Tuberculosis remains a major global public health problem despite the modest infectious disease control efforts. Timely and accurate diagnosis is pivotal to the reduction in tuberculosis related morbidity and mortality. In addition, drug resistant form of tuberculosis is a serious threat to the efforts at tuberculosis control and eradication. Hence; there is the need for efficient methods of Mycobacterium tuberculosis infection diagnosis and treatment. There are major advances in the laboratory diagnostic methods for detection of Mycobacterium tuberculosis which seeks to complement or replace the existing conventional methods in a view to reduction in under-diagnosis and improved infectious disease management. Chest computer tomographies, Cephid GeneXpert, Line probe are some of the Mycobacterium tuberculosis diagnostic advances while chest x-ray, sputum microscopy/culture represent some of the conventional methods of evaluation of both Mycobacterium tuberculosis infection and its multi-resistant strain. Intriguingly, the conventional tuberculosis diagnostics though time consuming and inefficient, its use still predominates in high disease burden settings. Meanwhile, the slow transition to use of advanced tuberculosis diagnostic methods seems to have an economic undertone. The seemingly lack of cutting edge advanced Mycobacterium tuberculosis diagnostics in high disease burden countries is attributable to their suboptimal health financing model and over reliance on the donor organizations thereby retarding progress in tuberculosis eradication.
Tuberculosis is a chronic granulomatous bacterial infection with a global occurrence [1, 2, 3]. This preventable and curable infectious disease has afflicted man since antiquity . Many parts of the world especially the developing nations are still witnessing a rise in the number of new tuberculosis cases with its attendant consequences . This rising prevalence trend of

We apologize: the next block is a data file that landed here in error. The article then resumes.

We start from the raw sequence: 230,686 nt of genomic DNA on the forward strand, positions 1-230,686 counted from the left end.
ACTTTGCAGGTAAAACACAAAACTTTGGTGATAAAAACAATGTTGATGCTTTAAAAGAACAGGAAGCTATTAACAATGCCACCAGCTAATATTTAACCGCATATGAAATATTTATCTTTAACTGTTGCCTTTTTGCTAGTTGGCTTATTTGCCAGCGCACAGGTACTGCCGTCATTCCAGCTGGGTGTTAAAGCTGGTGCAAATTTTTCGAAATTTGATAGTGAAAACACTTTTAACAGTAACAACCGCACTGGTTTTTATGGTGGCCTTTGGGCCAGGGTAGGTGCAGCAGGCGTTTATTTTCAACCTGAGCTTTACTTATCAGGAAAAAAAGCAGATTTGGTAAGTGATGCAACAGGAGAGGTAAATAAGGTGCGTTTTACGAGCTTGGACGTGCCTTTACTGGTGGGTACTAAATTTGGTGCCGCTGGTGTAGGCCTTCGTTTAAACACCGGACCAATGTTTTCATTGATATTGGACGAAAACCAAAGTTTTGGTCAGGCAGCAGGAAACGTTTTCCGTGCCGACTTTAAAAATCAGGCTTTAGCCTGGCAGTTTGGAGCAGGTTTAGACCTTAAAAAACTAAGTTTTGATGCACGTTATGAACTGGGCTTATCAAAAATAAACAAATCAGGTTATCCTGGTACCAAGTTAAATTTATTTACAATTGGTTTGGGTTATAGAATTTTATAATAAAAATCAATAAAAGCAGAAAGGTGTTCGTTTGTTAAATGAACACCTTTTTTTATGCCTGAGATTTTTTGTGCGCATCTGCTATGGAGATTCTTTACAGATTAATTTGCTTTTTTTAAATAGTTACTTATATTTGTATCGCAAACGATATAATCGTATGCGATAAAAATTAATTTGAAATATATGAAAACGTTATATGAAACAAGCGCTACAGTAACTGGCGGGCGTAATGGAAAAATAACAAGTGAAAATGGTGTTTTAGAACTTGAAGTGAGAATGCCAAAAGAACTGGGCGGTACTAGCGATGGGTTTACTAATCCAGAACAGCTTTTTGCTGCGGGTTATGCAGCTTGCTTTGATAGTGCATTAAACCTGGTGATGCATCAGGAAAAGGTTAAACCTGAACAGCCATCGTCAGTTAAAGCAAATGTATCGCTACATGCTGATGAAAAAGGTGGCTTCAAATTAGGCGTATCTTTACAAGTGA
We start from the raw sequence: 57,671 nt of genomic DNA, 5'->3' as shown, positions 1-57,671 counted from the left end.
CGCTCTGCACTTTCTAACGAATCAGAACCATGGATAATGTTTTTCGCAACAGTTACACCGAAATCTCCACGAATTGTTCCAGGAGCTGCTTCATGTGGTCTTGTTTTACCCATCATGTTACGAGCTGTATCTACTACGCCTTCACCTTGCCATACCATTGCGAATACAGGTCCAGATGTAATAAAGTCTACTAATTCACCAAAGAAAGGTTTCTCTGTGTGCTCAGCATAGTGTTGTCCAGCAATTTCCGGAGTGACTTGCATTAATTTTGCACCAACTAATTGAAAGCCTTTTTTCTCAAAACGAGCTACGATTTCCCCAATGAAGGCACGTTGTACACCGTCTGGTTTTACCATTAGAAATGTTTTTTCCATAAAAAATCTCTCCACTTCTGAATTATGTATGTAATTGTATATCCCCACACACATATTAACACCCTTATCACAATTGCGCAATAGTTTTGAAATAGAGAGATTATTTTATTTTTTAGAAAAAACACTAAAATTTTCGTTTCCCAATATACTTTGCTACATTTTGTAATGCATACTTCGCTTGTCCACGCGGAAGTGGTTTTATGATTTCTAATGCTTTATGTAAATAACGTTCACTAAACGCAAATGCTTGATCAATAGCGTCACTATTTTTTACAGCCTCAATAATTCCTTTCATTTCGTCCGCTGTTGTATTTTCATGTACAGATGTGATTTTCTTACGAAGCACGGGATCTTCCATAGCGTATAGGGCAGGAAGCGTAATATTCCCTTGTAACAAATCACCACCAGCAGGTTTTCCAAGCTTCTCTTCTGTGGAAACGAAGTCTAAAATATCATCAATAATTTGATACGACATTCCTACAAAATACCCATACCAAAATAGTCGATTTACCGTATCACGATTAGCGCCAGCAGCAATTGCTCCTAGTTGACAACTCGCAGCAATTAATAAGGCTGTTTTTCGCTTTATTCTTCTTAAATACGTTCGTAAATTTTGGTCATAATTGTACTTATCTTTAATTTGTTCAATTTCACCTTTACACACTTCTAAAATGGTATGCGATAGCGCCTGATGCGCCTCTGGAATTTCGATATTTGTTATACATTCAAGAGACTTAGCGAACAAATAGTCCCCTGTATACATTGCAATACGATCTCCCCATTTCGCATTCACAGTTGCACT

Estimates have it that every minute someone somewhere gets infected with
The current epidemiological profile of tuberculosis in Sub-Saharan Africa seems to have an established association of the disease with poverty and social deprivation [3, 5, 8]. Similarly, the burden of tuberculosis remains an obstacle to socioeconomic development with a staggering direct and indirect cost of health financing [3, 9, 10]. The relationship between tuberculosis and social deprivation in addition to the adverse socioeconomic developmental effect of tuberculosis creates a vicious cycle of disease, poverty and poor productivity among the most disadvantaged in the society.
The main stay of
2. Aim and objectives
This chapter is an exploratory study of existing tuberculosis diagnostics aimed at highlighting the conventional and advanced methods of
This chapter is a descriptive research on the evolutionary trend of tuberculosis diagnosis. Available literature would be used to identify existing methods of
4. Literature review
4.1 Global burden of tuberculosis
World Health Organization reported that 6.3 million cases of tuberculosis were notified in 2016 which might be under-estimation owing to the non-health seeking behavior and poor documentation in some regions . This tuberculosis epidemiological pattern calls for sustained surveillance and prompt treatment to improve the disease related morbidity and mortality .
The rising number of drug-resistant form of tuberculosis poses an additional challenge on the inadequate resources allocated to healthcare delivery. In the year 2015, over 100 countries reported extensively drug-resistant tuberculosis . Estimates by the WHO revealed that 490,000 individual developed multidrug-resistant tuberculosis in the year 2016 and only a fraction received treatment . The threat of drug-resistant tuberculosis as affirmed by 2016 global report on tuberculosis may possibly be a consequence of inappropriate anti-tuberculosis medication use . This emerging menace of drug resistant tuberculosis if not properly managed could retard the progress made in the fight against tuberculosis.
The global distribution of tuberculosis infection is in close association with poverty, immunosuppression and social deprivation [3, 5, 8, 17]. Sub Saharan Africa has the world highest tuberculosis incidence of 356 per 100,000 populations per year [2, 3]. Similarly, the social and clinical determinants of tuberculosis which include HIV infection, diabetes mellitus, under-nutrition, migration and smoking have been reported to preferentially afflict the young adult population [3, 5]. Nevertheless, tuberculosis infection generally has no age, gender, racial or regional bias.